Assassin’s Creed: Valhalla was a secret to absolutely no one. The years of fan hype surrounding the concept of exploring the Viking Age became too much for Ubisoft to ignore, particularly with their latest releases Origins and Odyssey taking on the more voguish set pieces. This announcement, however, marks a new benchmark for the series with it being the first Assassin’s Creed title officially announced for the next-gen consoles Xbox Series X and Playstation 5. It seems forever ago but Ubisoft made a similar move by launching Assassins Creed IV: Black Flag as a flagship (intentional) title for the PS4 and Xbox One in 2013. The game would, later on, be recognized as a pivotal title for Ubisoft’s transition into the 8th console generation, paving the way for the later, more ambitious titles such as the ill-fated AC: Unity.
By using Black Flag as a reference point we can make the educated assumption that AC: Valhalla plans to make similar waves, only now, the series focal point has shifted into
Assassin’s Creed: Valhalla – World Premier Trailer
After releasing a gorgeous trailer, packed with gory confrontations and cool Easter eggs, Ubisoft announced that Assassin’s Creed: Valhalla will be launching on PC (Uplay, Epic, Ubisoft Store, and Stadia), Xbox Series X, Playstation 5, Xbox One, and Playstation 4. The anticipated release date is Holiday 2020, perhaps aligning with the eventual announcement of the PS5 and XBSX release dates. In the trailer, we take a dive into the life of a Viking named Eivor, a ninth-century raider with a mean streak and the coolest “Jedi Braid” I’ve ever seen. We see him leading an army of ax-wielding Vikings arriving on English land on Longships (Viking warships… Basically). Prior to arriving, their ship endures hails of enemy arrows, hoping to impede their advance (spoiler: they fail). Upon shore arrival, we see Vikings charge forth upon their English combatants hurling spears and lopping heads with heaving 2-handed battle axes. We see death, we see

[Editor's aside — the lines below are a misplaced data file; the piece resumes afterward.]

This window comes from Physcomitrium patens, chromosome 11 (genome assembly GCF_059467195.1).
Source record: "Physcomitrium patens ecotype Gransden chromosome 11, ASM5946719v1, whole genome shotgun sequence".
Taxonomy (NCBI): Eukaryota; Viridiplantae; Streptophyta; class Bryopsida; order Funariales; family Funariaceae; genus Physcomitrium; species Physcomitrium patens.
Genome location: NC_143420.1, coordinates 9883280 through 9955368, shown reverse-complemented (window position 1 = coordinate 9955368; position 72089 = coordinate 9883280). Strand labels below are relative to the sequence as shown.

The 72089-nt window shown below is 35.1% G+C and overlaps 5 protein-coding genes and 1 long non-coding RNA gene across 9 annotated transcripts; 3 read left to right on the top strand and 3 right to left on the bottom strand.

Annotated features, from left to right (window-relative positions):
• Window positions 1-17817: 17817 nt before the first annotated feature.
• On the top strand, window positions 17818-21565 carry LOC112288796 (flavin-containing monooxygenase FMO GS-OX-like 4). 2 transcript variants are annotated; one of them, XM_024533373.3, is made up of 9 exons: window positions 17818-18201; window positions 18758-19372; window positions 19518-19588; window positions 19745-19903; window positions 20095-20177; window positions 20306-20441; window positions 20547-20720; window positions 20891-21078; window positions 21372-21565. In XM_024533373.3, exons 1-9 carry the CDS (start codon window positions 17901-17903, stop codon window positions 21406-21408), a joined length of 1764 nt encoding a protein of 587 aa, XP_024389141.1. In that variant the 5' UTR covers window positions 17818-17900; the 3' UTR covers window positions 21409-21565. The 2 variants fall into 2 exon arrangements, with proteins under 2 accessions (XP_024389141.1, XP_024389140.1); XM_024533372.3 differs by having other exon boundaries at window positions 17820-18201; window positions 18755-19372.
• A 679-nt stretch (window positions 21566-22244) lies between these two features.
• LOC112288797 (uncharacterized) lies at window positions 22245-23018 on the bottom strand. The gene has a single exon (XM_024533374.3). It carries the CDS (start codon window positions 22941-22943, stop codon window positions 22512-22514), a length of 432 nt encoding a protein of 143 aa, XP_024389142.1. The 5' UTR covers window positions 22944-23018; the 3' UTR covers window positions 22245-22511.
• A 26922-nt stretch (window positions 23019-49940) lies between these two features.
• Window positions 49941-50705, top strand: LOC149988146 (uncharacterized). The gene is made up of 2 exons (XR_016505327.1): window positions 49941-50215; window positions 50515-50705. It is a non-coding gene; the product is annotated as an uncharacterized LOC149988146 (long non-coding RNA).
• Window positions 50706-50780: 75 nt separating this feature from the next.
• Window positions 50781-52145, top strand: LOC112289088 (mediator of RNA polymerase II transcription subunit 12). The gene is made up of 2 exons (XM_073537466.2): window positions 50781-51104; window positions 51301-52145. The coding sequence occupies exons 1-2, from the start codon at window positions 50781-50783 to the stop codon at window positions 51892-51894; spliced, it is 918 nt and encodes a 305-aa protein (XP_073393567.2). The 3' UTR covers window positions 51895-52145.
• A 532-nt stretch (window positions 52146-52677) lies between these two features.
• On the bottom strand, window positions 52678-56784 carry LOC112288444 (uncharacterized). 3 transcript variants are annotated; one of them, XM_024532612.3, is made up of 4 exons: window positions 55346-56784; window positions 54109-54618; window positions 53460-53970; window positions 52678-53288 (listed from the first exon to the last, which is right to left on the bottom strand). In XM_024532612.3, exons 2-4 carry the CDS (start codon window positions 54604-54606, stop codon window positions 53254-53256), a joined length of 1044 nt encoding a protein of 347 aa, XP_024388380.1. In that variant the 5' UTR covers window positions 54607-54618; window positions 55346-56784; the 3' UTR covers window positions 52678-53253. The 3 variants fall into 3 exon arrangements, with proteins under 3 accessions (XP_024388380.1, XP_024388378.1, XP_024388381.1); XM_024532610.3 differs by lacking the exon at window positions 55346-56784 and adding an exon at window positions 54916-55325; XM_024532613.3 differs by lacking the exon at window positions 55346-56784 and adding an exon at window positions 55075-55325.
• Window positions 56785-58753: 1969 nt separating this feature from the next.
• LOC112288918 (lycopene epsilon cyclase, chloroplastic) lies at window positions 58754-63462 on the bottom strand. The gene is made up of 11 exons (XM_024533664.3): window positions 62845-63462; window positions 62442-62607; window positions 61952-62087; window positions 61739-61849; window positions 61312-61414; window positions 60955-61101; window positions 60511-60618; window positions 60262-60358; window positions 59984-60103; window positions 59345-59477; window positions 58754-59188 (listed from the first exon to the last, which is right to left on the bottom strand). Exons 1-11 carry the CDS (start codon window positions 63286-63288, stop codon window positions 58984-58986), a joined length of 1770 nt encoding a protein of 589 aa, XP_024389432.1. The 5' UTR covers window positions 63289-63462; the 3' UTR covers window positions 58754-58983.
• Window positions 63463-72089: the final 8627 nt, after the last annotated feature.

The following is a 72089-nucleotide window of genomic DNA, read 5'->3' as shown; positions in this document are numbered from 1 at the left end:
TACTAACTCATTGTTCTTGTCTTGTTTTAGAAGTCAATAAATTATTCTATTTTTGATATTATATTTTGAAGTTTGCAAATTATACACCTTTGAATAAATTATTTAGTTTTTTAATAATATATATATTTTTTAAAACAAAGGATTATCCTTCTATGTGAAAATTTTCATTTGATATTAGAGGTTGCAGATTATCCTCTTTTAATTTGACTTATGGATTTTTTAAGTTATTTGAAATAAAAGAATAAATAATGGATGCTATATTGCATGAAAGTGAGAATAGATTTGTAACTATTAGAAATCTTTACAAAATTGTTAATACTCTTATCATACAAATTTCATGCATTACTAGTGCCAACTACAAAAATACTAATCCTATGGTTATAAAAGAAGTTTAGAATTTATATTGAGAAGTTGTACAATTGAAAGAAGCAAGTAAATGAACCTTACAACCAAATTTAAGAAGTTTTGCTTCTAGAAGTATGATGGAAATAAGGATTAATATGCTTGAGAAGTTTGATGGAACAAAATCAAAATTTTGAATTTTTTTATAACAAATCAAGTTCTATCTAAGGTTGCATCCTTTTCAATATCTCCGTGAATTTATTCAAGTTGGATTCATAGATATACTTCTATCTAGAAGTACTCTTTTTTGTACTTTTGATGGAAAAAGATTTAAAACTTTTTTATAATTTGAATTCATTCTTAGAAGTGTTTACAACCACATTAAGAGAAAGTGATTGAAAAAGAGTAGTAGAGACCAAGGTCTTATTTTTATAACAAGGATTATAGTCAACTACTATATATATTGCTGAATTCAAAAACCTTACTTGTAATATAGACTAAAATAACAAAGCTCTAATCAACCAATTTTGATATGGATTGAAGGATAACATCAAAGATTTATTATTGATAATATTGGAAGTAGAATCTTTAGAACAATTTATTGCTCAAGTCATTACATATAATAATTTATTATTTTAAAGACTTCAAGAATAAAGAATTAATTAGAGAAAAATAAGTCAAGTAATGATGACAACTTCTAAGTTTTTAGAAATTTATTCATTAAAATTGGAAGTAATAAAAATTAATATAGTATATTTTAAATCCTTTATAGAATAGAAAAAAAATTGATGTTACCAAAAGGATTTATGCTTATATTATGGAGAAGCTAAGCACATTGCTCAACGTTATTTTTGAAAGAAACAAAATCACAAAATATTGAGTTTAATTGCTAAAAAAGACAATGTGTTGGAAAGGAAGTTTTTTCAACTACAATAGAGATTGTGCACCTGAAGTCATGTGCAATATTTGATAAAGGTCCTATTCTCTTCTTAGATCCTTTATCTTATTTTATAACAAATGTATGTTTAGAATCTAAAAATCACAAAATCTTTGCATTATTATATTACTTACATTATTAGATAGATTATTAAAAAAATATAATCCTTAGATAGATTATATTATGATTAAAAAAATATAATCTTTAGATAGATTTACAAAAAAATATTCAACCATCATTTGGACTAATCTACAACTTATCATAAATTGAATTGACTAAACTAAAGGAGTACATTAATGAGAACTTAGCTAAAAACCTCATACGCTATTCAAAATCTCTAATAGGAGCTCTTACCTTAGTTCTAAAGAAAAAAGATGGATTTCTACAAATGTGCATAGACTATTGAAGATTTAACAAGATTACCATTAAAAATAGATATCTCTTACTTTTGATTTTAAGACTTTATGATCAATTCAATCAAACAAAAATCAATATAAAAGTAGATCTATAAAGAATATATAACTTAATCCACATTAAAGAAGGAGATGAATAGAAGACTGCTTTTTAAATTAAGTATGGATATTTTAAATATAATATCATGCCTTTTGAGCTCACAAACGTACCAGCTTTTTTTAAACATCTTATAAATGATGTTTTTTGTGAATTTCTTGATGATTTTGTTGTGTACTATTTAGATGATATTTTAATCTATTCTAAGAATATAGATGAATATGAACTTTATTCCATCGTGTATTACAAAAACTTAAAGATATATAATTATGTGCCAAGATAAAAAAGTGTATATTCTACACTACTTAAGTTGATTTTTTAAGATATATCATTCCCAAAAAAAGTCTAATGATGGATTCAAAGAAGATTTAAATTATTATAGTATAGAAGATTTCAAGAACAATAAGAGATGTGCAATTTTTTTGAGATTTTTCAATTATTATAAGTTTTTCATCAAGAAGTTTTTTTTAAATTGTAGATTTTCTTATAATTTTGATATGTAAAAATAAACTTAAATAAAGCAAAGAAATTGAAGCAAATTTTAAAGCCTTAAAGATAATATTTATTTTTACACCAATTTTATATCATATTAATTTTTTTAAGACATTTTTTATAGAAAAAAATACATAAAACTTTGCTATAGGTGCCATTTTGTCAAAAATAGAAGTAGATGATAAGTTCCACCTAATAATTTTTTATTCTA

What caught my attention from this battle was the raven flying above, with Eivor proclaiming Odin’s presence on the battlefield. This is no surprise, as Viking culture is directly associated with North Mythology, with Scandinavian’s being regarded as Nordic people. Yet, anyone familiar with Assassin’s Creed knows that the eagle is heavily involved with the franchise, either in-
Assassin’s Creed: Valhalla won’t be Ubisoft’s first stab at creating Vikings in video games. The most recent example is their 2017 fighter/arena-based brawler title For Honor, a game that pits Vikings against Samurai and Knights in a perpetual struggle for land. The lore in For Honor is admittedly silly, so I don’t expect it to bare many similarities. Yet, the title demonstrates Ubisoft Montreal’s familiarity with the Norse ties to Viking culture, and more importantly, prove they can capture the fun fantasy in BEING a Viking.